In the sections describing the factor model we see clearly that a large part of the relative performance of areas can be explained by systematic risk factors, and that these are a means to model the well-known ‘ripple effect’ in a rigorous quantitative framework. This is interesting, but does not directly answer the homebuyer’s question ‘where should I buy to get outperformance’? The reason is that the homebuyer typically is constrained - they already know the area where they have work, friends, and family and only want to know where to go within those constraints. As an extreme example, a young family of 5 can fit into a 2-bed apartment in prime London - I have had neighbours like this - but they are looking to time a move to somewhere better suited, and want to know the numbers. The question for them is: ‘if we delay a year can we afford a better house in the suburbs, or should we do it now?’. There is a temptation to look at recent history and mentally project it into the future, but what’s really needed is a forward-looking model.
London makes for an interesting example. There is a wide range of options from prime central London to the edge of the commuter belt, which maybe for practical purposes is about 1 hour out. This approximately extends to Brighton, Oxford, and Cambridge, and within our cases Colchester is pretty much at this limit. See for example https://www.totallymoney.com/commuter-hotspots/tool/ for more detail. So near-enough to London we have five of the entire spectrum of nine (WC, NW, SE, CR, CO) actually feasible to live in and commute from. If perhaps we have a £1m budget and intend to invest to up this limit there is a very broad range of choices. Even within the London areas (E,SE,SW,W,NW,N,WC,EC) there are districts spanning approximately £4000/m2 to £28000/m2, a factor of 7, nearly 3 octaves in music. To pose this as a quantitative problem: we specify our investment horizon i.e. how long we intend to hold it for, add knowledge of the current phase (or equivalently the ‘hot’ price point in £/m2) and where that will have rotated to at the price horizon. This gives a price band of interest, and we should probably focus on the middle of it if possible to capture maximum cyclical performance from now to horizon.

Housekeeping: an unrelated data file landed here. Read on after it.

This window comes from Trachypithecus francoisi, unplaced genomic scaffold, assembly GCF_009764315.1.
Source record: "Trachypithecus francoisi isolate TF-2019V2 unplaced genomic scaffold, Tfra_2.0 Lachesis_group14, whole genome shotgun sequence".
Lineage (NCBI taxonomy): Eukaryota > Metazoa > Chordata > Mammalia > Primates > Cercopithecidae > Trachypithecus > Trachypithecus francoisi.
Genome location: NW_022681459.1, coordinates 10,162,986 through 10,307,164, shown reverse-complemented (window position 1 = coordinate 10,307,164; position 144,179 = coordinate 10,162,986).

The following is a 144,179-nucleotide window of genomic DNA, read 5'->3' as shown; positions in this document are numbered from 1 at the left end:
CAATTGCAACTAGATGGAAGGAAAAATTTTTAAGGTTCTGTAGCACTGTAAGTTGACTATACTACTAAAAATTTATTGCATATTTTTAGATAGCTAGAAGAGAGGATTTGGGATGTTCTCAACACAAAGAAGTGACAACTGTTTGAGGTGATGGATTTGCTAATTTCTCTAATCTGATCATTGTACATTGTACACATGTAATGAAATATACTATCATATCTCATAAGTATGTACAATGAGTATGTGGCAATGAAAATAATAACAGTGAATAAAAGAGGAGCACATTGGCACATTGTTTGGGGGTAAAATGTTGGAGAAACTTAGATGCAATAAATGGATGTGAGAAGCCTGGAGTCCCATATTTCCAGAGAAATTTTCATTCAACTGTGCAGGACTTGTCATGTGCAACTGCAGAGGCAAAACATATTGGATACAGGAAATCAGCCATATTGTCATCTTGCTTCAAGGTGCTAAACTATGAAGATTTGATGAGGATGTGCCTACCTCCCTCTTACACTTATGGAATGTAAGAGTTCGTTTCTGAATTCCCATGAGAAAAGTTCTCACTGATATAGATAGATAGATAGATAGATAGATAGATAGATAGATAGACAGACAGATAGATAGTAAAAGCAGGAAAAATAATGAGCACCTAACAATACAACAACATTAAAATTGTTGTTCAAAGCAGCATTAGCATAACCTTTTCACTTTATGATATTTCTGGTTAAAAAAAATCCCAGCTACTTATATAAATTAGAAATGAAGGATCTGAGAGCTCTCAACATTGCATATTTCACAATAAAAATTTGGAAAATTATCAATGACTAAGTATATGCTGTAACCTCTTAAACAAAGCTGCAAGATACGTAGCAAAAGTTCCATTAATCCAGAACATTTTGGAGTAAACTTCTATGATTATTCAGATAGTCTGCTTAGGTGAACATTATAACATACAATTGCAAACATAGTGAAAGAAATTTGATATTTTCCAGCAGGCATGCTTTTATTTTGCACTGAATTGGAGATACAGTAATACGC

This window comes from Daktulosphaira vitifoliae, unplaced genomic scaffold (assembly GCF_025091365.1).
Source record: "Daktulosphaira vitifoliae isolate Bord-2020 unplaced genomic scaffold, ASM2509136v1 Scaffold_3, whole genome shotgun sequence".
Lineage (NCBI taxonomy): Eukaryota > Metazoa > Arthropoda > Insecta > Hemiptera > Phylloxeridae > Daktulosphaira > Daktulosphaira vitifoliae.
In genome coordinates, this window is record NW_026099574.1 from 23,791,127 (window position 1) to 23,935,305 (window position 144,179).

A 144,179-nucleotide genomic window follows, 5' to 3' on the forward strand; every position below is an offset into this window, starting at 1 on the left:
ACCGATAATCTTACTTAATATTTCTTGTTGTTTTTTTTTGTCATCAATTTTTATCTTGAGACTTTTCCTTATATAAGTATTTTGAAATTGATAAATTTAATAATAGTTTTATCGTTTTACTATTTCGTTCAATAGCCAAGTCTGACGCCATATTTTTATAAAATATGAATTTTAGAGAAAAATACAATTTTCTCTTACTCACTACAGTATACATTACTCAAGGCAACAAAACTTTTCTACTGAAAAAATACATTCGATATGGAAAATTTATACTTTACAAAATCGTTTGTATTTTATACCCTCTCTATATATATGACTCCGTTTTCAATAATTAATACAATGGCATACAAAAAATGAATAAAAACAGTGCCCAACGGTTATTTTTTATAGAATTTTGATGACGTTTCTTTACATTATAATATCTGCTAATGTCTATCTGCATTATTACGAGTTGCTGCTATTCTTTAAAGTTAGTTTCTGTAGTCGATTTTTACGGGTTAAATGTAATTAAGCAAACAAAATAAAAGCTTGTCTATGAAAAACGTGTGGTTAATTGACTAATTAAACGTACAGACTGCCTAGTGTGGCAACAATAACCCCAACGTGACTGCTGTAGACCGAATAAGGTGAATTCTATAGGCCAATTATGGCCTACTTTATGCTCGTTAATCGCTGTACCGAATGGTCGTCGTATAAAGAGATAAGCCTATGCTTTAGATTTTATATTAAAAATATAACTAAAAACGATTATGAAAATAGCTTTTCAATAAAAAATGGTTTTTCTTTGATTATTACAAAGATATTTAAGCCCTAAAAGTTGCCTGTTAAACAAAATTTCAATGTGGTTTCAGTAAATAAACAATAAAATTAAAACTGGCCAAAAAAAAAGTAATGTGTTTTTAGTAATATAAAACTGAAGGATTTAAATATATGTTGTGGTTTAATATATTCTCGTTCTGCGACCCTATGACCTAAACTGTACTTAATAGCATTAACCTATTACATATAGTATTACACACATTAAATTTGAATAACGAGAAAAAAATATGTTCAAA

Consider a fairly typical five-year horizon. Five years back in mid-2014 the phase angle was approximately 166 degrees, corresponding to a price of £9400/m2 - this subsequently rotated fairly steadily down to around 30 degrees now in 2019, which corresponds to a price of £1,400/m2 i.e. a very cheap level not found anywhere near London. Note that if the rotation were steady and the period is about 16 years, we would have foreseen a rotation of 23 degrees per annum and so a total change of 5 x 23 or 115 degrees, whereas we have seen 136 degrees - slightly more rapid than expected based on a simple constant rotation rate. Not having perfect foresight, we would have considered the sweet spot for a 5-year horizon to be around 166-2.5 x 23 = 109 degrees, which corresponds to £4200/m2. This is about the cheapest price in London, to be found in Thamesmead SE28/SE2, a new estate which because of its remoteness – and perhaps also its bleak ambience – has not proved a popular place in which to live. This has led to a spiral of decline and part of the district is now perceived as a ‘sink estate’. (https://hidden-london.com/gazetteer/thamesmead/)
So had we thought cyclically, this is where we would have invested - or we could have gone further afield and found more remote, more superficially pleasant places perhaps, but lets just follow the logic through with this example. First consider the indices for the top quintile by price in W (West London), and compare it with the bottom quintile in SE (Southeast London). W quintile 5 is down about -0.04 in log terms, while SE quintile 1 is up about +0.28, so a relative performance of .32, which in normal percent is 38%.
Given that this is quite a dramatic result, it’s a good idea to do a ‘sanity check’ or data audit on a few datapoints. Taking repeat sales in the postcodes EC,WC,SW3,SW7 (central London, South Ken, Chelsea) and selecting ownerships starting 2014, ending 2019, we get 19 records. Ranking on return and looking at the central 3 to robustly reject the outliers, we see the median ranked 9/19 returned of -4.85%. this pretty much tallies with our index.
Turning to Thamesmead we take repeat sales in SE2 and SE28, and again select holding periods 2014-2019, giving 10 repeat sales. Ranking on return and looking at the central 3, the median return is 46.6% or a log return of 0.38. Again this pretty closely tallies with the index, bearing in mind the small sample in this fairly crude ‘sanity check’.
What should we conclude?
And finally: the phase described here has come to an end, and London’s primest sectors should henceforth outperform the rest for some time in the early 2020s unless there is a major tectonic shift as a result of either brexit - or perhaps a new socialist era.